Total Therapy Blog

Winter is Here

This article was written by our KinesiologistMae Nakano.

Over the years, I have been incredibly lucky to have worked with a large variety of patients: from Olympic athletes to weekend warriors, teen athletes, toddlers to elderly, children with disabilities, ICBC patients, and those in specialized Occupational Rehabilitation programs for WorkSafeBC. No matter the clientele, I love the idea that the patient and I work together as a team– I am a knowledgeable guide while the power is in their hands. Let’s accomplish your goals together!

 

Winter is here…

You know what this means: cozy sweaters, massive blankets, holiday love, and most commonly a huge drop in physical activity levels! I feel you. Darkness comes a-knockin’ way too early in the evening and lingers for a little too long in the morning. It’s difficult to throw off our comfy duvets and warm slippers to exercise between our daily life routine.

Here are 6 tips on how to combat the annual winter laziness:

1. Do it at home, so there’s just one less thing to think about.

I get pretty overwhelmed when I have too many place to go, things to do. But exercise should not be a source of mental stress! You can make it simple for yourself and stick to exercises you can do in an easily accessible environment. You don’t even need much equipment! I can get a decent workout in my apartment with my extremely minimal home gym fits in a rubber tote (see here).

2. Use full-body exercises, so you can get a fuller workout in less time.

The days are shorter but, and especially during the holidays, there’s still 24 hours’ worth of things to do! I have my 4 main favourite exercises, all basic movements, that I do at home:

  1. Planks
  2. Push-ups
  3. Squats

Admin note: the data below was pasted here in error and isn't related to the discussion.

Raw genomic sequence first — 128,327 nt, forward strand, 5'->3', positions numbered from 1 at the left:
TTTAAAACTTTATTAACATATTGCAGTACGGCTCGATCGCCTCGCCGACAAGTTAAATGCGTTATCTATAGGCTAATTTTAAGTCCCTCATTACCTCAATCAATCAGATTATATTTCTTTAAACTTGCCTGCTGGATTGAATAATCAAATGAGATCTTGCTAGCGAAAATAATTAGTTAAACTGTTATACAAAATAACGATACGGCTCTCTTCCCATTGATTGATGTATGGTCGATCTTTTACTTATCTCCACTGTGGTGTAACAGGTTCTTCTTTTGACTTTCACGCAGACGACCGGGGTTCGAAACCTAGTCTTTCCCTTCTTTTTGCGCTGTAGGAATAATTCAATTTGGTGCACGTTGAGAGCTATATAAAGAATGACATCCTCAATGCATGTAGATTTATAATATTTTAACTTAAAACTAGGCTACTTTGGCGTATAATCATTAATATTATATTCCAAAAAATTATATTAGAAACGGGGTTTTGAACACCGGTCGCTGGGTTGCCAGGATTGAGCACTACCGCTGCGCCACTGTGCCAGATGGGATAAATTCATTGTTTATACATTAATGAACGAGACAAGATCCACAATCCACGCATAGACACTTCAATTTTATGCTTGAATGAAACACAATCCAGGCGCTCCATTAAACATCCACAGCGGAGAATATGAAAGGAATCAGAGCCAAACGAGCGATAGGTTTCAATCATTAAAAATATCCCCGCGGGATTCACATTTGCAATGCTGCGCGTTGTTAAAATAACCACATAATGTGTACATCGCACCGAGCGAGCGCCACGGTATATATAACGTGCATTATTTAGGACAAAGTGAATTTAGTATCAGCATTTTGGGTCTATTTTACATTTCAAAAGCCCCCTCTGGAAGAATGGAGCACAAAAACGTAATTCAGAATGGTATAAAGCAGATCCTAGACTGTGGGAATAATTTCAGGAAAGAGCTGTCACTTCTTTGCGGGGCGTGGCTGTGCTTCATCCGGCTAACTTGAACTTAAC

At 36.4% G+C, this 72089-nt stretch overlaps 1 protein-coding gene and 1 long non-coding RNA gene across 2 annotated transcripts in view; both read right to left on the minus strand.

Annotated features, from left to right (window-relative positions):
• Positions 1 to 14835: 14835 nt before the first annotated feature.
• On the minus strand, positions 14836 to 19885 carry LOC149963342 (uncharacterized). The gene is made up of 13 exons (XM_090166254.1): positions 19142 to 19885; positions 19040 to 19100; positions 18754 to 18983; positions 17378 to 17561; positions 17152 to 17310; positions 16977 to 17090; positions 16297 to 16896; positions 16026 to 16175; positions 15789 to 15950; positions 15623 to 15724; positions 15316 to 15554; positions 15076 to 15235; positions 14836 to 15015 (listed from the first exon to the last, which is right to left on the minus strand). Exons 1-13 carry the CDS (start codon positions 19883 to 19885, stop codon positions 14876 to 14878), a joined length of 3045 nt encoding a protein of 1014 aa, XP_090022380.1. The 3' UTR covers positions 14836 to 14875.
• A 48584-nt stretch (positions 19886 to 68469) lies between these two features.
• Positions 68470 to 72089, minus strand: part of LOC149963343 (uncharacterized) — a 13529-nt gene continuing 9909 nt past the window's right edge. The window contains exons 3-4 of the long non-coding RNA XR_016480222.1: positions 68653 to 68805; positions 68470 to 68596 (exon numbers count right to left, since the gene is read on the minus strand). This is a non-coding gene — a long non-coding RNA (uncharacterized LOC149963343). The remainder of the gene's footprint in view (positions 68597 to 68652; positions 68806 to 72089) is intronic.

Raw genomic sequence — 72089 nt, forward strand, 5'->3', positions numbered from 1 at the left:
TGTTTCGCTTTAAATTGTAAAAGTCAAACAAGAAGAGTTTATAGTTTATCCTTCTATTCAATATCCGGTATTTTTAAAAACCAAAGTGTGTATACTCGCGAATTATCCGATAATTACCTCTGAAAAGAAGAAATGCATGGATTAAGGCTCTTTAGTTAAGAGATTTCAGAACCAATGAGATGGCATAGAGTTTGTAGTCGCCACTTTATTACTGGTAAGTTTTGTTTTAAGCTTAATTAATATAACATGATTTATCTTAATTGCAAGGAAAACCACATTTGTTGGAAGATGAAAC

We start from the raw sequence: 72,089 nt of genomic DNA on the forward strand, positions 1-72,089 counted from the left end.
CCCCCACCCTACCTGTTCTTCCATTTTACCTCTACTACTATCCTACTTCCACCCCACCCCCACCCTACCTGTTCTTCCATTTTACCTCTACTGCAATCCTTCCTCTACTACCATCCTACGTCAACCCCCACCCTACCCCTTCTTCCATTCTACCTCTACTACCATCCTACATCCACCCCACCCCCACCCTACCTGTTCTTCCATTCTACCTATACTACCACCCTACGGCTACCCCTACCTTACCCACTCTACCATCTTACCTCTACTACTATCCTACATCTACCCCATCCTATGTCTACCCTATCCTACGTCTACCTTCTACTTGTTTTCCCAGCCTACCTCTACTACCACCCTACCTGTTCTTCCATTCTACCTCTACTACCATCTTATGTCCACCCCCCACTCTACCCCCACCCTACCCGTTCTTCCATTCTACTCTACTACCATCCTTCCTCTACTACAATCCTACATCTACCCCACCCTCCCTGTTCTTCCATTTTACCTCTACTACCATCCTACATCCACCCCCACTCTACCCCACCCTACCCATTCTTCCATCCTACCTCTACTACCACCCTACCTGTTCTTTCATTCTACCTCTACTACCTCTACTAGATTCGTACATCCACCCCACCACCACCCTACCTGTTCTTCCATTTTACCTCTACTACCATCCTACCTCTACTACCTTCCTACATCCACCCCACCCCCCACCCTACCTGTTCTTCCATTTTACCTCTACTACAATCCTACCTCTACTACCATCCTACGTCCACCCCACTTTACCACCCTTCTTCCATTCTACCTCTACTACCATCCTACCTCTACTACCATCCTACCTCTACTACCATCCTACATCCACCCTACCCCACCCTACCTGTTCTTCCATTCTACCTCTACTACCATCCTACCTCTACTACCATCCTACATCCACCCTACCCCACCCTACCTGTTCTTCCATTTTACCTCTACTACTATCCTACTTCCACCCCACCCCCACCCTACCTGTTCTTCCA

4. Split squats

When you break down and analyze the exercises, you’ll notice every single one uses major muscle groups from head to toe (neck stabilizers to the arches of your feet). Each of those movements are easy to link together or combine with other movements to keep it interesting, like a squat to shoulder press.

3. A HIIT program will increase your caloric output, and also help shorten your workout time.

That’s short for “High Intensity Interval Training.” Movements are sped up to maintain a higher heart rate, therefore to burn more calories, for a relatively shorter period of time, which helps to cut down on your overall workout time. If you’re like me and your energy levels drop as soon as the sun does, you’ll appreciate the short workout that targets both strength and cardio so you can get back to being cozy!

4. Try some feel-good exercises, to help combat SAD symptoms.

Good posture can change your mood, and good posture requires a certain degree of strength and endurance in the right places. Just a theory, but if you can keep good posture for longer because your workout promotes this, and good posture can give you a good mood, then maybe it’s worth trying out? Probably doesn’t hurt (unless you have pre-existing conditions). Check back to this old blog post for some thoughts and ideas.

5. Find a winter substitute for your summer love.

My crazy ultramarathon-running dad is stoked on getting his feet wet (probably literally) in snowshoe-running this winter. Me, in a much more casual fashion, I’m shifting my focus back to indoor-based sports like bouldering in a gym, which is quite different– although just as enjoyable– from outdoor. Take advantage of the weather, whether you adapt to it or you return to something you wouldn’t necessarily do during the warmer seasons.

6. Do something you enjoy, so you can keep a regular routine.

‘cause what’s the point of stressing about exercise when it’s supposed to be de-stressing!

Whatever you do to stay sane in the winter, keep it up! You’ll rise from your winter cave fit and ready come spring, and we will all revel in each other’s wonderful, fit glory! (Did that work? Are you motivated?)

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